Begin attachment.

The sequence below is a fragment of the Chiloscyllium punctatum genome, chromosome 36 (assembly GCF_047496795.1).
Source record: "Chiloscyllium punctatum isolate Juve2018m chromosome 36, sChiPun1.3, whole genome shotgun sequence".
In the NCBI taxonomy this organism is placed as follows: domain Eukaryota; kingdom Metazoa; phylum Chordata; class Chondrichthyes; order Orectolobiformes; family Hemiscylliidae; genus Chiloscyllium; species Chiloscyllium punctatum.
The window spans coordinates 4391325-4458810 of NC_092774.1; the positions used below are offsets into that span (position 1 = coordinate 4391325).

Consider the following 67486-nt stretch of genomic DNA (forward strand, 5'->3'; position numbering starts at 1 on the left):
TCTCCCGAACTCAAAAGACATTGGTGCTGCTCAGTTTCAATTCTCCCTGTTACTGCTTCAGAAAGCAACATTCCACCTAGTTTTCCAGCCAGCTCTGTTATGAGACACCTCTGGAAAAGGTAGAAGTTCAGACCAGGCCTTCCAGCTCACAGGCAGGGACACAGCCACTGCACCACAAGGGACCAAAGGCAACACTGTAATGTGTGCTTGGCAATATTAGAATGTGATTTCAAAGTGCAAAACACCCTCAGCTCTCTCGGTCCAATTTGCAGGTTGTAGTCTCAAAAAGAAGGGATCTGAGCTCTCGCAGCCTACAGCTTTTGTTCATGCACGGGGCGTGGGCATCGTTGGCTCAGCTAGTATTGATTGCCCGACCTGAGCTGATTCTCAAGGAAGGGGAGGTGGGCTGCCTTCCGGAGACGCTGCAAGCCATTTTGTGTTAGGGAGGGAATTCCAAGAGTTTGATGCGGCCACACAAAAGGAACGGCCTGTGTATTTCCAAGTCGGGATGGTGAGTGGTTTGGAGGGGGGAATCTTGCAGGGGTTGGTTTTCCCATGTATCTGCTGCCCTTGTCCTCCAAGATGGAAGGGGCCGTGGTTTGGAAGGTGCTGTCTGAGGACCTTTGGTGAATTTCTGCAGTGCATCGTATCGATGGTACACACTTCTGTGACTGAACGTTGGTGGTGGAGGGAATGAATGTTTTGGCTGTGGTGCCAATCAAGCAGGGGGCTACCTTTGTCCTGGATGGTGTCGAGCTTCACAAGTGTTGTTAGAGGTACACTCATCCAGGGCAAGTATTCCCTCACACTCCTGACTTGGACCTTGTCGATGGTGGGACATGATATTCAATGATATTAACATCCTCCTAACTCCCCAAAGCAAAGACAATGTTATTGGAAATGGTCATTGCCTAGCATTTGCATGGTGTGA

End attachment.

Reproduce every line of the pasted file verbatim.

The sequence below is a fragment of the Chiloscyllium punctatum genome, chromosome 36 (assembly GCF_047496795.1).
Source record: "Chiloscyllium punctatum isolate Juve2018m chromosome 36, sChiPun1.3, whole genome shotgun sequence".
In the NCBI taxonomy this organism is placed as follows: domain Eukaryota; kingdom Metazoa; phylum Chordata; class Chondrichthyes; order Orectolobiformes; family Hemiscylliidae; genus Chiloscyllium; species Chiloscyllium punctatum.
The window spans coordinates 4391325-4458810 of NC_092774.1; the positions used below are offsets into that span (position 1 = coordinate 4391325).

Consider the following 67486-nt stretch of genomic DNA (forward strand, 5'->3'; position numbering starts at 1 on the left):
TCTCCCGAACTCAAAAGACATTGGTGCTGCTCAGTTTCAATTCTCCCTGTTACTGCTTCAGAAAGCAACATTCCACCTAGTTTTCCAGCCAGCTCTGTTATGAGACACCTCTGGAAAAGGTAGAAGTTCAGACCAGGCCTTCCAGCTCACAGGCAGGGACACAGCCACTGCACCACAAGGGACCAAAGGCAACACTGTAATGTGTGCTTGGCAATATTAGAATGTGATTTCAAAGTGCAAAACACCCTCAGCTCTCTCGGTCCAATTTGCAGGTTGTAGTCTCAAAAAGAAGGGATCTGAGCTCTCGCAGCCTACAGCTTTTGTTCATGCACGGGGCGTGGGCATCGTTGGCTCAGCTAGTATTGATTGCCCGACCTGAGCTGATTCTCAAGGAAGGGGAGGTGGGCTGCCTTCCGGAGACGCTGCAAGCCATTTTGTGTTAGGGAGGGAATTCCAAGAGTTTGATGCGGCCACACAAAAGGAACGGCCTGTGTATTTCCAAGTCGGGATGGTGAGTGGTTTGGAGGGGGGAATCTTGCAGGGGTTGGTTTTCCCATGTATCTGCTGCCCTTGTCCTCCAAGATGGAAGGGGCCGTGGTTTGGAAGGTGCTGTCTGAGGACCTTTGGTGAATTTCTGCAGTGCATCGTATCGATGGTACACACTTCTGTGACTGAACGTTGGTGGTGGAGGGAATGAATGTTTTGGCTGTGGTGCCAATCAAGCAGGGGGCTACCTTTGTCCTGGATGGTGTCGAGCTTCACAAGTGTTGTTAGAGGTACACTCATCCAGGGCAAGTATTCCCTCACACTCCTGACTTGGACCTTGTCGATGGTGGGACATGATATTCAATGATATTAACATCCTCCTAACTCCCCAAAGCAAAGACAATGTTATTGGAAATGGTCATTGCCTAGCATTTGCATGGTGTGA